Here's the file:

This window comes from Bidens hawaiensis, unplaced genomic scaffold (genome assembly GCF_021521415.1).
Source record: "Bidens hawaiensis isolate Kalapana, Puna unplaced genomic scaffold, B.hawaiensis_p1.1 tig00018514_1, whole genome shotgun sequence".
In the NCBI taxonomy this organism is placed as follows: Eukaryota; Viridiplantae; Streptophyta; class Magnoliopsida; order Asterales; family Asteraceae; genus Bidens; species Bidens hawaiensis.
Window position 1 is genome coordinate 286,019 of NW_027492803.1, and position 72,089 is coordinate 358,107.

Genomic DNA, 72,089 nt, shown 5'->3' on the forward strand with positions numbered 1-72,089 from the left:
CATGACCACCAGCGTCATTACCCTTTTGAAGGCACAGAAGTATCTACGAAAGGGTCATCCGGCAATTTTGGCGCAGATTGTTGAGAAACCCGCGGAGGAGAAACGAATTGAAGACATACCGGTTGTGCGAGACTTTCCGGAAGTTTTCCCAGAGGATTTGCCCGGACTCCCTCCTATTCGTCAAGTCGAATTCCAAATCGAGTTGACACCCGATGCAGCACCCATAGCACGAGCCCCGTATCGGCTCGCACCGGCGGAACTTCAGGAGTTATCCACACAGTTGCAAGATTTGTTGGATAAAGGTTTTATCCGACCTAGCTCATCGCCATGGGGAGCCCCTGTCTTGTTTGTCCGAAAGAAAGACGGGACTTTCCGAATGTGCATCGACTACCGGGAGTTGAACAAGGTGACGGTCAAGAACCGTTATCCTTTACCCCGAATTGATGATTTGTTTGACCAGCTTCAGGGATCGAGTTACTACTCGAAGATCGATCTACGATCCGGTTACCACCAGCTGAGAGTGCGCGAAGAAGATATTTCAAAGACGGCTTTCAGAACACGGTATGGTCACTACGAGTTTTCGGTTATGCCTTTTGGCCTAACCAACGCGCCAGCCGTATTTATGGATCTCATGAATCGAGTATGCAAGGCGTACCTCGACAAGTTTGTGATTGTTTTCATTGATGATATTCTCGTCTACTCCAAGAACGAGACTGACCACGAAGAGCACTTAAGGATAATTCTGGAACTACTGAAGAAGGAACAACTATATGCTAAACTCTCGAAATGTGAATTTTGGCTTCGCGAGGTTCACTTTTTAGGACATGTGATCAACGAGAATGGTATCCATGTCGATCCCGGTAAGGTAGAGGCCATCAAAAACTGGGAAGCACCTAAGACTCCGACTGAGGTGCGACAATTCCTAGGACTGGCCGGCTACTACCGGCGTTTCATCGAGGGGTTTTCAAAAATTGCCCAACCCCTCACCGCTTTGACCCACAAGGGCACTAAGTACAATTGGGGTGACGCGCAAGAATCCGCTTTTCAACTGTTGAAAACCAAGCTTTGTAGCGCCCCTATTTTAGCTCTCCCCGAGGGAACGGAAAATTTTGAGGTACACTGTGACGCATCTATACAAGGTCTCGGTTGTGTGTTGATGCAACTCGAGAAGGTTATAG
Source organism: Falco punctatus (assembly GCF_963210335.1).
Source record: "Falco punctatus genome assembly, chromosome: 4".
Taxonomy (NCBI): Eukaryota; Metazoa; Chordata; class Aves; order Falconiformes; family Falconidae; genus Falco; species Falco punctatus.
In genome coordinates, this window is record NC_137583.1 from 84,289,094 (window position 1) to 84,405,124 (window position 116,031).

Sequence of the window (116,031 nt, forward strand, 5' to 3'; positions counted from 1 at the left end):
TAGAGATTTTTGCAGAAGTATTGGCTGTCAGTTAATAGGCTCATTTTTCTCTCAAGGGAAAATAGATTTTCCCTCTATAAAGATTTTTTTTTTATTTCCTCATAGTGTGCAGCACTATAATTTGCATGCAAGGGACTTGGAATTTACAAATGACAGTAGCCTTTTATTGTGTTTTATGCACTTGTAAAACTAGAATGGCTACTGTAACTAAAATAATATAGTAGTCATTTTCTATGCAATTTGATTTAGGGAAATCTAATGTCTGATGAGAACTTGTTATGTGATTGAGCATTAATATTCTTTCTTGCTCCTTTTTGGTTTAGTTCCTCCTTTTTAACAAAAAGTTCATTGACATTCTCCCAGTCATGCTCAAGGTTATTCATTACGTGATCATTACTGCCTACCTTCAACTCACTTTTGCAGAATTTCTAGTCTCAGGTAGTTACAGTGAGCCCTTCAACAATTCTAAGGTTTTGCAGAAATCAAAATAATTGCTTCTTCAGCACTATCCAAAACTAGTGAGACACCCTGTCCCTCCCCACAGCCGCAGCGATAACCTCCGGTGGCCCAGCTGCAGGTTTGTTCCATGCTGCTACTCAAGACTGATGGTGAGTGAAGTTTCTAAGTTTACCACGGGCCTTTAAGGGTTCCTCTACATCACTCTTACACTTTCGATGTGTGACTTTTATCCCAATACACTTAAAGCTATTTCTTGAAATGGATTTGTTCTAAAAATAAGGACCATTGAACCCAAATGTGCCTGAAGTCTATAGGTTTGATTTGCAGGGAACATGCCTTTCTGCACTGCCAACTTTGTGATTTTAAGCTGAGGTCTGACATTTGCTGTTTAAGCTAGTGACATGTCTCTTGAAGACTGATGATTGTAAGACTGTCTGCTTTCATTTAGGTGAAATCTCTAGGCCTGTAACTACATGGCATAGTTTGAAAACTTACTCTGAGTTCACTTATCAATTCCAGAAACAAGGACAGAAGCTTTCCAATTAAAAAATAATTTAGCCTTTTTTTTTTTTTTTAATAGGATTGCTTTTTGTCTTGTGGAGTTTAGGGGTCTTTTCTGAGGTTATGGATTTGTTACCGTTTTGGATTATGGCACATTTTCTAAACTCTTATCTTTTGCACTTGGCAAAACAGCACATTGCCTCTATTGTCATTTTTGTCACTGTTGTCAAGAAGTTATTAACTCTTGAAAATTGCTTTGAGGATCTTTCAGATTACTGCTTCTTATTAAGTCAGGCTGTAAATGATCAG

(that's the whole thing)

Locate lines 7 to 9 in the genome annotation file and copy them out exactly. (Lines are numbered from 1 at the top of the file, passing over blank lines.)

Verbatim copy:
Source organism: Falco punctatus (assembly GCF_963210335.1).
Source record: "Falco punctatus genome assembly, chromosome: 4".
Taxonomy (NCBI): Eukaryota; Metazoa; Chordata; class Aves; order Falconiformes; family Falconidae; genus Falco; species Falco punctatus.